There are many wearable GPS products available which players wear during training to track objective training measures such as distance travelled, maximum speed and time spent in different speed zones. Smartabase integrates with many of these third party vendors to sync athletes data to their Smartabase site using an API. Click here to learn more about the integrations available through Smartabase.
The metrics gathered from these GPS systems can in turn be used to calculate training load. Training load monitoring is a common practice which can assist in identifying whether players are coping with a training program to minimize the risk of overtraining and subsequent injury or illness. Essentially, training load is the product of training intensity and duration.
One way to monitor training load is through the calculate of acute and chronic training load for an individual. Generally, acute training load (ATL) refers to the total training load for an individual in the last 7 days and chronic training load (CTL) refers to the average training load in the last 28 days. Training load in the last 28 days is an indicator of a players' “fitness” while load in the last 7 days can indicate the amount of “fatigue” an athletes is currently experiencing. From these values, an acute:chronic workload ratio (ACWR) can be calculated, which may provide an indication of readiness to perform.
For example, Athlete A’s total weekly training load for the past four weeks is as follows:
Week 1 = 1000 units
Week 2 = 1200 units
Week 3 = 1500 units
Week 4 (current week) = 2000 units
As a result, Athlete A’s load metrics are:
ATL: 2000 (i.e. the total load for the current week)
CTL: 1425 (i.e. the mean of the four weekly totals)
ACWR: 1.40 (i.e. 2000 divided by 1425)
ACWR values can be interpreted using the following key:
< 0.80 (under training and higher relative injury risk)
80 – 1.30 (optimal workload and lowest relative injury risk; the safe zone)
> 1.50 (overloading and highest relative injury risk)
In the example above, ACWR has been calculated as:
ATL / CTL
However, recent literature suggests that this calculation may underestimate ACWR by including ATL in the CTL value (for more information, refer to Windt and Gabbett's (2019) editorial piece on ACWR and mathematical coupling). An alternative is to remove the additional weighting that ATL may have on the ratio and use the following calculation:
ACWR = ATL / (CTL - ATL)
Regardless of the calculation used, ACWR may be useful in monitoring training load over time. If you have further questions, talk to your Fusion Sport consultant.
This tutorial will take you through the process of calculating ACWR in a GPS event form to monitor an athletes' training load.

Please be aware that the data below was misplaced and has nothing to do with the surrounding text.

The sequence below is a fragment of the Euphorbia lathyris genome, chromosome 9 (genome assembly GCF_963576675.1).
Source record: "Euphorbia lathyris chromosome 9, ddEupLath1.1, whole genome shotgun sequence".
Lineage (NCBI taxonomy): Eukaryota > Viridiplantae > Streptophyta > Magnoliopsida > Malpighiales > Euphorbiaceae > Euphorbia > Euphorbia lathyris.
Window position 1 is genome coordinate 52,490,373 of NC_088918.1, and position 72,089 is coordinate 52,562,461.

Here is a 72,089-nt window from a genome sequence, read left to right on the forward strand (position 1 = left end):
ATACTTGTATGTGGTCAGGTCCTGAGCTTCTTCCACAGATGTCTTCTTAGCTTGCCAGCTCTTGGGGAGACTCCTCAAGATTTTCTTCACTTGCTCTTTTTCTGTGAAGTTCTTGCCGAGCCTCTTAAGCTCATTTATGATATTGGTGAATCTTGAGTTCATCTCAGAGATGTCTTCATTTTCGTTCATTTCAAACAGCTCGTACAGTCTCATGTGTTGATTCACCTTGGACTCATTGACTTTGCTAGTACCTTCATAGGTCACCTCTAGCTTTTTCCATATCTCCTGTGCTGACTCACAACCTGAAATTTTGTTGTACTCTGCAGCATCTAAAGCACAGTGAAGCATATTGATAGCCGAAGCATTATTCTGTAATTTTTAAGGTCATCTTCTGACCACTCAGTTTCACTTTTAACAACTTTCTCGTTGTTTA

- Calculate ACWR using history calculations and simple calculations within an event form.
- Use time series chart widgets in the dashboard builder to visualize ACWR over time.
Outcome 1: Calculate ACWR in an event form
- Create a history calculation for one of your GPS metrics to calculate ATL. The calculation for ATL in Smartabase is:
historicalmean(Historical Value, GPS Value)
where Value is the field that you are calculating ATL for. In this tutorial, we have used the Total Distance (m) field.
Adjust the Date Restriction section in the sidebar to only include data from the last 7 days.
- Duplicate or create a new history calculation for CTL. The calculation for CTL in Smartabase is:
historicalmean(Historical Value, Value)
where Value is the field that you are calculating CTL for. For this tutorial use the Total Distance (m) field.
Adjust the Date Restriction section in the sidebar to only include data from the last 28 days.
- Add a calculation for ACWR. As noted at the start of this tutorial, ACWR can be calculated using a couple of different methods. We will use the traditional calculation here:
ATL / CTL
Outcome 2: Visualize ACWR over time using the dashboard builder
- In the dashboard builder, create a new dashboard or open an existing dashboard.
- Ensure that the GPS event form is a data source in the dashboard.
- Create a new time series chart using the Add Widget button.
- In the Data section, select the appropriate data source and apply data filters if required (e.g. if there is a select box widget in the dashboard to filter for an individual).
- In the Series section, name the series ACWR and select the appropriate data source, field and data filters (if applicable). Set the aggregation to most recent and set the type as a line chart.
- In the Regions section, add three regions colored orange, green and red.
The orange region will cover the ACWR range of 0 to 0.8.
The green region will cover the ACWR range of 0.8 to 1.3.
The red region will cover the ACWR range of 1.3 and above.
The resulting chart will display the players' ACWR over a period of time. Use the colored regions to identify when the players' current training load indicates that they are under- or over-training and have an increased risk of injury or overload.
Test your workflow
- Ensure that your role has permission to view the event form in the main interface.
- Enter some test data for a period of time into the GPS training data event form against an account.
- Check that the ATL, CTL and ACWR fields are calculated correctly in reports.
- Load the dashboard and check that the data is displayed correctly. If there are athlete or date selectors in the dashboard, check that the values change when you adjust the selected options.